So far this season, the headlines have screamed “no fashion tech at NYFW”. True there was no obvious tech but for the eagle eyes out there, there was Julianna Bass x Loomia. According to fashion tech reporter Amanda Cosco her SS18 collection,presented at New York Fashion Week, showcased elegant yet powerful silhouettes integrated with colour-changing fabric. Besides Bass, there were a few murmurs about something tech but nothing to really get excited about. Now it is London Fashion Week. It looks like there could be more going on in London Town then there was across the pond, here is what we have spotted so far.
Wearables for the young have arrived. I am not talking about those toy like devices that allow you to track your kid, I am talking fashion meets tech for the under 25.
TwentyFour15 have launched a collection of connected street wear that they launched day one of London Fashion Week. Their new app connected line includes limited edition branded t-shirts fitted with tailored RFID tags. FashNerd popped by to formerly be introduced to the man behind the brand that has the potential to kick start fashion tech for the youth.
When we arrived there was already a queue to enter the pop up shop located in Covent Garden. The invited guests were young, stylishly dressed and most likely Instagram obsessed. They looked like they would never adorn a Fitbit, but I felt like, maybe, they can be convinced to wear something from 2415.
With places to be, we were allowed in early for a sneak peek of what was on offer. There was loud music, a cool atmosphere and static models on podiums showing off select pieces of the collection. It all looked too cool for school. Before we left we exchanged a few words with Richard, the man behind the designs. Dressed all in black in what looked like a onesie, Richard was a picture of stress and excitement. As the doors opened and people poured in, we bowed out.
We wrote about Alice Archer back in 2016. Working the fashion tech angle, Alice’s collections are made up of intricate digital embroidery and prints that meld technology and biology.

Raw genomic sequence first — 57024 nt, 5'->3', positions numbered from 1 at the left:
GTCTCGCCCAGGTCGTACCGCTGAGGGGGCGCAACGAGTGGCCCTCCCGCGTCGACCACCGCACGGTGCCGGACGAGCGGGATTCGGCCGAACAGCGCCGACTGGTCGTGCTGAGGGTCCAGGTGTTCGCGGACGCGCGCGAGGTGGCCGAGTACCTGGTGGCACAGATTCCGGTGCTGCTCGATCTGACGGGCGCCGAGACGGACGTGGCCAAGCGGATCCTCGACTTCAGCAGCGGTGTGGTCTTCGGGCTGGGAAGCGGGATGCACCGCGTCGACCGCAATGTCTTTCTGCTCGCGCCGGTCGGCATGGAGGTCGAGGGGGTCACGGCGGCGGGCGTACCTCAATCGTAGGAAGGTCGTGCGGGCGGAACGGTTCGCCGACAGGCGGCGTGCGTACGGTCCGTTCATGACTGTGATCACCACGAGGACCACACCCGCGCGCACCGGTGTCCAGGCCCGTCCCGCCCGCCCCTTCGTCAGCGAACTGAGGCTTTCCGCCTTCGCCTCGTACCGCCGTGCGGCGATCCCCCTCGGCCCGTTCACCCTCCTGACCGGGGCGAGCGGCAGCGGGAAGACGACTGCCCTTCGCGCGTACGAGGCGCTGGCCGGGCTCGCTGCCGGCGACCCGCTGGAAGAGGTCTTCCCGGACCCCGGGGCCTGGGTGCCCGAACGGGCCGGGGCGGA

Alice uses a digital machine, to map out each individual stitch with a software computer program called Ethos and then she feeds it into a digital embroidery machine which then prints the images onto fabric. Each design can take up to a week of painstaking programming as it converts the model into a Jpeg image for the machine to stitch. Although this sounds quite tedious, the former design assistant at Dries Van Note acknowledges that without the new technology, the old-fashioned method would make the whole process even slower and that without the software she would not be able to deliver the heavily embroidered 20-piece fashion collection each season.
A definite young designer to watch, we have no doubt that Alice’s work will continue to not only captivate an audience but also keep their interest.
Mister Hussein Chalayan is someone we always keep our eye on at LFW. He is known for bridging the gap between performance, art and technology. His ideas evolve around perception as well as realities of modern life. It is Chalayan’s innovative design, impeccable tailoring, elegant drapery and a minimalist aesthetic that makes him shine in our eyes.
As tomorrow looms, we look forward to witnessing Chalayan’s cutting edge design and innovation. So we wait with bated breath to see what Chalayan will be showing tomorrow at 6pm.